Rev. Susan K. Smith

Rev. Susan K. Smith

A friend of mine was conducting a diversity class for a group of police officers, mostly White, in a northern Ohio city. All was going well until he said, “Let’s talk about ‘Black Lives Matter.” He said the room exploded.

The officers were offended that he would bring up the hated term. They began to shout out, “Blue Lives Matter,” and offered their belief that the Black Lives Matter Movement is happening because Black people want to kill police officers.

Nothing could be further from the truth. We must say “Black lives matter” to remind ourselves in this society that has dehumanized and criminalized us, that we do, in fact, matter, that we deserve better than what we have gotten in this country that we helped build.

Yes, the attention has concentrated on state-sanctioned violence meted out against Black people by police officers and vigilantes, with none of the offenders being held accountable. Black people – many of them innocent of any crime – have been hauled in front of all-White juries and unsympathetic White judges, made to pay for crimes they did not commit and for which they should never have been arrested. White violence against Black people has largely been supported by law enforcement – from the destruction of entire cities, including Tulsa, Oklahoma and Rosewood, Fla., to the terrorist attacks on Black lives and property by groups such as the Ku Klux Klan, many members of which were White law enforcement officers.

Just recently I read the book Blood Done Sign My Name by Timothy Tyson, which recounted the murder of Henry Marrow in Oxford, N.C. in 1970 by three White men. The entire town knew the men who had been accused of the murder were guilty, but they were acquitted, and a town full of Black people was left to try to lick its wounds and carry on. It was clear that Marrow’s life didn’t matter, and neither did theirs. That kind of injustice has been the history of Black people.

But it hasn’t just been injustice within the justice system that has told us that our lives do not matter. Any reading of Jonathan Kozol’s books, describing the conditions of public schools in urban areas, leaves one breathless seeing and reading about how bad it is for little Black children, in schools that often have little to no heat in the winter, no air in the summer, second-hand books, no computers or old ones at best …One’s heart breaks as Kozol, who was a teacher in these schools, tells the stories of what it is like to be a Black kid in America.

Health care for Black people is often substandard, with physicians often giving less than enthusiastic and complete attention to those who can afford health care, forcing many to end up in emergency rooms staffed by young White wanna-be doctors who hold just as many  misperceptions of Black people as many police officers. Black people are not given the same level of care for chronic diseases such as heart disease and diabetes. A former member of my church years ago went to the hospital for a stomach ailment and was sent home with strong psychotropic drugs. My own daughter, afflicted with food poisoning, was prescribed a blood thinner in a Detroit hospital.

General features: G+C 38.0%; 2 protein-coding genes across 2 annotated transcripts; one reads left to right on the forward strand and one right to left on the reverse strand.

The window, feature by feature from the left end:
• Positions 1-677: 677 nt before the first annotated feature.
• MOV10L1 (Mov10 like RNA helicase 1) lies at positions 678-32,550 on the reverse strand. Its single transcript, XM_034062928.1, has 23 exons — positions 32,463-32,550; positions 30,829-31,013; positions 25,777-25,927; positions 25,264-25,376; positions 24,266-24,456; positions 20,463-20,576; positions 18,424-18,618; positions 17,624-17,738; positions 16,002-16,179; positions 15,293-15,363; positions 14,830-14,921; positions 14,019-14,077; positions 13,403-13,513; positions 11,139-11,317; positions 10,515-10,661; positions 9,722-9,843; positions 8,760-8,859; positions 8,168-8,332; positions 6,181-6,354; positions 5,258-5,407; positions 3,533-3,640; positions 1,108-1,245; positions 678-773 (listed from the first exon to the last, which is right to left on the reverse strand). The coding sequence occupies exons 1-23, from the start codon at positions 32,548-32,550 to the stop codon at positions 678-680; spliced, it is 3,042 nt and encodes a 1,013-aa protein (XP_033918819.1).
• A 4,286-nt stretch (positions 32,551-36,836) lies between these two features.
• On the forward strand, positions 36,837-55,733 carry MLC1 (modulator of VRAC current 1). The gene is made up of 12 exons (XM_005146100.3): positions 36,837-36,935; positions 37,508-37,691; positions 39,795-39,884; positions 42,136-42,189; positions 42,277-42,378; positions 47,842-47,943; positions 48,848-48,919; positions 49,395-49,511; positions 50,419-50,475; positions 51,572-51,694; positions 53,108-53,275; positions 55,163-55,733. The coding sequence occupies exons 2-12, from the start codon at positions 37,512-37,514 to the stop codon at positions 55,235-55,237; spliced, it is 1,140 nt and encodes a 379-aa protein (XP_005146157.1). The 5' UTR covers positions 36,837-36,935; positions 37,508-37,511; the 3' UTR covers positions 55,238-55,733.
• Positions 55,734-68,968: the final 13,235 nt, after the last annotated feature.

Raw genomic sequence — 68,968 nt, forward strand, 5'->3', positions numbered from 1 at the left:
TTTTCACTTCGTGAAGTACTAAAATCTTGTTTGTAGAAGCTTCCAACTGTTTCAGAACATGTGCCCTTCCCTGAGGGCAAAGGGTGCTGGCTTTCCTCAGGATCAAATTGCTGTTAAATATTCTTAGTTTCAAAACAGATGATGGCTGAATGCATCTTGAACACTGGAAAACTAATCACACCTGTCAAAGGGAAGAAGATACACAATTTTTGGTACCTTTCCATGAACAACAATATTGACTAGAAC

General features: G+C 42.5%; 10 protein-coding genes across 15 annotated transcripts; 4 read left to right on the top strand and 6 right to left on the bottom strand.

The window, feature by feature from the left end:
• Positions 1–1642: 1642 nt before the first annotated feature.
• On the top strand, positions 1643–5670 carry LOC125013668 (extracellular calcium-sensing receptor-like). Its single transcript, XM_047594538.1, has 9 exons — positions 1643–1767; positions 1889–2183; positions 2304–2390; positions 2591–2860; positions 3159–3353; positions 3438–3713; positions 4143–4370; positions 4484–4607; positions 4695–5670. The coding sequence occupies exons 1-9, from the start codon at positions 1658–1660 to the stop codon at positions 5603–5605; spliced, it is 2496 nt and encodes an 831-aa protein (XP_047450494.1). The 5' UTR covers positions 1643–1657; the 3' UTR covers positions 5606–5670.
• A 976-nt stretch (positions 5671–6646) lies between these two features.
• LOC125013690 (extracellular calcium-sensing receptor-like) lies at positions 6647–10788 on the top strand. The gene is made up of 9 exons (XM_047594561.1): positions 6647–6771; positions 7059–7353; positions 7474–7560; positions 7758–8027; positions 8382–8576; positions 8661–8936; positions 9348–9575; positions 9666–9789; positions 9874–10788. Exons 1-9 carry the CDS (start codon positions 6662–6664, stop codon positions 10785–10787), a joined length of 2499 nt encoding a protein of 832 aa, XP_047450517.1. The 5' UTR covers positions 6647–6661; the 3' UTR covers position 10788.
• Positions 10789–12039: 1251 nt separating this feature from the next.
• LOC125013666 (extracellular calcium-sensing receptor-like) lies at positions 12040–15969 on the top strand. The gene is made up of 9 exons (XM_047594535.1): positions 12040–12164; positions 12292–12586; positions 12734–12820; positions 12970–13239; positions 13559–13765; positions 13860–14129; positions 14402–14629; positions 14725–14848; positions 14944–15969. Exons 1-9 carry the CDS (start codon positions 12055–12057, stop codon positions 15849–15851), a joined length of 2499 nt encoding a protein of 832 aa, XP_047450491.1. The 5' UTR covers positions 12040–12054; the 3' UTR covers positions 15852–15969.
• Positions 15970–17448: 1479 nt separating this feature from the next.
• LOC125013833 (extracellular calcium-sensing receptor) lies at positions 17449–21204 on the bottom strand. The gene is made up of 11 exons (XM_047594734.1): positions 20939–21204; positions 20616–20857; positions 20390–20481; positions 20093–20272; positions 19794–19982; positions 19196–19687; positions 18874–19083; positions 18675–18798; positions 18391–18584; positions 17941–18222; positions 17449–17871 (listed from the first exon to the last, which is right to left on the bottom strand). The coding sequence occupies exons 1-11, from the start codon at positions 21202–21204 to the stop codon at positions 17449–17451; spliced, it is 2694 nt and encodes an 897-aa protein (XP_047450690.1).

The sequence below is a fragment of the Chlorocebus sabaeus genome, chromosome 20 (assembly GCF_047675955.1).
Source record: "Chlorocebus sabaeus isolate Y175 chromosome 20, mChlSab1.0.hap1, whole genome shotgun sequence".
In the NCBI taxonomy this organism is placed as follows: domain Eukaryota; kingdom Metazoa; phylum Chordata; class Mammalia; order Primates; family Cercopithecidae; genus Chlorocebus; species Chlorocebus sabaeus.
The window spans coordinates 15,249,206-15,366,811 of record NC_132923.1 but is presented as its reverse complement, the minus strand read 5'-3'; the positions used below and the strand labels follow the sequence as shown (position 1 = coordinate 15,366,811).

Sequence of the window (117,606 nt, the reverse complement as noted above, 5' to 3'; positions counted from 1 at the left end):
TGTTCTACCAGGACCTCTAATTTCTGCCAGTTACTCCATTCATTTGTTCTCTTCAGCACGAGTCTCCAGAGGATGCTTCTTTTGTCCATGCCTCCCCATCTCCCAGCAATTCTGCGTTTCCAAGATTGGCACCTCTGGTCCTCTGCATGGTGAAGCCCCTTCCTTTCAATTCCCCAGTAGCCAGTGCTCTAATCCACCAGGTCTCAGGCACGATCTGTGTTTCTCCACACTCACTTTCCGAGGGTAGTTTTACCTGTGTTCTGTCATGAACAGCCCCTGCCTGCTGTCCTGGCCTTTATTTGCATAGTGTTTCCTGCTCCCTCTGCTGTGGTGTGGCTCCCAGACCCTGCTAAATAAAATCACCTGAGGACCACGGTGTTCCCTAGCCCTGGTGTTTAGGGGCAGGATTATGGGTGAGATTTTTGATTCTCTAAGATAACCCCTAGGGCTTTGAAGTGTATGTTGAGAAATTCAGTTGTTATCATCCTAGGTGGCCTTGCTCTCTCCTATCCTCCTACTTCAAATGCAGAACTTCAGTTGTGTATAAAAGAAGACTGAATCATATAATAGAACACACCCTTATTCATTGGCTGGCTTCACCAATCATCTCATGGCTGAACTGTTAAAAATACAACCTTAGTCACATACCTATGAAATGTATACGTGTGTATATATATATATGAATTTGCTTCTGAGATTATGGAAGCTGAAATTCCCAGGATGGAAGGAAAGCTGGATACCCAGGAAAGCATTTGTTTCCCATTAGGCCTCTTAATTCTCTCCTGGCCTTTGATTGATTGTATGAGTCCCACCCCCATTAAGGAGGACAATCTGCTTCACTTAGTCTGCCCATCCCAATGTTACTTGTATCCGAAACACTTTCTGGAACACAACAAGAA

Our neighborhoods do not have good play spaces for our children, an unfortunate reality because parents are often working two, three jobs to make ends meet and are not home and the result is a lot of crime caused by restless, young, inquisitive children who have nothing else to do but be on the streets and seek a “family” there.

It’s not just our experiences with police.

One of my biggest beefs is to hear anti-abortion proponents say they are “pro-life.” I shudder because many to most of these activists are White, middle-class women who do not care a hill of beans about a fetus carried to term, and especially if that fetus comes from a Black mother. They do not care that these children are headed for lives of poverty and pain, with inadequate education, food, health care and access to justice. Those things are what make life worth living; the pro-lifers do not, cannot or will not make that connection.

We have to say “Black lives matter” to remind ourselves that complacency and acquiescence to injustice is not an option. The phrase is a phrase of self-affirmation, just as much as was the phrase, ‘Black is beautiful” in a world and society that had designated anything that was not Eurocentric as being deficient and inferior.

A few activists might be heard on the streets saying, “kill the pigs,” but they are very few. It feels like more kids – and mostly White ones at that – said “kill the pigs” during the student unrests of the 60s. No, these Black Lives Matter activists are fighting for their rightful place. They are saying that Black LGBTQ lives matter, that Black children matter, that Black women matter, that the health, education and welfare of Black people matters just as much as for White people. It is a cry against racism and state-sanctioned violence against Black people, for sure, but it is also a statement of strength and self-affirmation.

Rev. Susan K Smith is an ordained minister who lives in Columbus, Ohio. She is the author of several books, including “Crazy Faith: Ordinary People; Extraordinary Lives” and “The Book of Jeremiah: The Life and Ministry of Jeremiah A. Wright, Jr. She is available to preach or do keynote addresses. Reach her by emailing revsuekim@sbcglobal.net

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